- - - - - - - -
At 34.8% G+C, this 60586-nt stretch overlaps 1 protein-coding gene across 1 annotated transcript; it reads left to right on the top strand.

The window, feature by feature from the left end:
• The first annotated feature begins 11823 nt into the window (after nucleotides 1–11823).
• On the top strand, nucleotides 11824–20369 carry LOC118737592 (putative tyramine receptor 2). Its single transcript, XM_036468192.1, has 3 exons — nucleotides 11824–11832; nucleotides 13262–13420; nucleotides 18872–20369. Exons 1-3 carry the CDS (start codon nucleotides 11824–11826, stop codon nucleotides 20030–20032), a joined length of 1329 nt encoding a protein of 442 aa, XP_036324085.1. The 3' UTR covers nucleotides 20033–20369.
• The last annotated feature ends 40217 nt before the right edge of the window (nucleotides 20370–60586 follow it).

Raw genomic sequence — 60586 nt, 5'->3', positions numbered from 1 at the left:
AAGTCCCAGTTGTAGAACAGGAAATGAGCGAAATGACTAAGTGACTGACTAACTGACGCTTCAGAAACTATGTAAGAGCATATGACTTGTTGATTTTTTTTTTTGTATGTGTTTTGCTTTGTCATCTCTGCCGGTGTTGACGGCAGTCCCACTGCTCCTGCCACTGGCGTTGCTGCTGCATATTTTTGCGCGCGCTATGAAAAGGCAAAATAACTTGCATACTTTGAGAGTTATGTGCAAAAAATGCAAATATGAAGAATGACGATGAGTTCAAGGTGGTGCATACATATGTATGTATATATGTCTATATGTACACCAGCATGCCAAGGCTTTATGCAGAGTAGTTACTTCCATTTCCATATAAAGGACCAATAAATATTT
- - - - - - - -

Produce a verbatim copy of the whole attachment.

At 34.8% G+C, this 60586-nt stretch overlaps 1 protein-coding gene across 1 annotated transcript; it reads left to right on the top strand.

The window, feature by feature from the left end:
• The first annotated feature begins 11823 nt into the window (after nucleotides 1–11823).
• On the top strand, nucleotides 11824–20369 carry LOC118737592 (putative tyramine receptor 2). Its single transcript, XM_036468192.1, has 3 exons — nucleotides 11824–11832; nucleotides 13262–13420; nucleotides 18872–20369. Exons 1-3 carry the CDS (start codon nucleotides 11824–11826, stop codon nucleotides 20030–20032), a joined length of 1329 nt encoding a protein of 442 aa, XP_036324085.1. The 3' UTR covers nucleotides 20033–20369.
• The last annotated feature ends 40217 nt before the right edge of the window (nucleotides 20370–60586 follow it).

Raw genomic sequence — 60586 nt, 5'->3', positions numbered from 1 at the left:
AAGTCCCAGTTGTAGAACAGGAAATGAGCGAAATGACTAAGTGACTGACTAACTGACGCTTCAGAAACTATGTAAGAGCATATGACTTGTTGATTTTTTTTTTTGTATGTGTTTTGCTTTGTCATCTCTGCCGGTGTTGACGGCAGTCCCACTGCTCCTGCCACTGGCGTTGCTGCTGCATATTTTTGCGCGCGCTATGAAAAGGCAAAATAACTTGCATACTTTGAGAGTTATGTGCAAAAAATGCAAATATGAAGAATGACGATGAGTTCAAGGTGGTGCATACATATGTATGTATATATGTCTATATGTACACCAGCATGCCAAGGCTTTATGCAGAGTAGTTACTTCCATTTCCATATAAAGGACCAATAAATATTT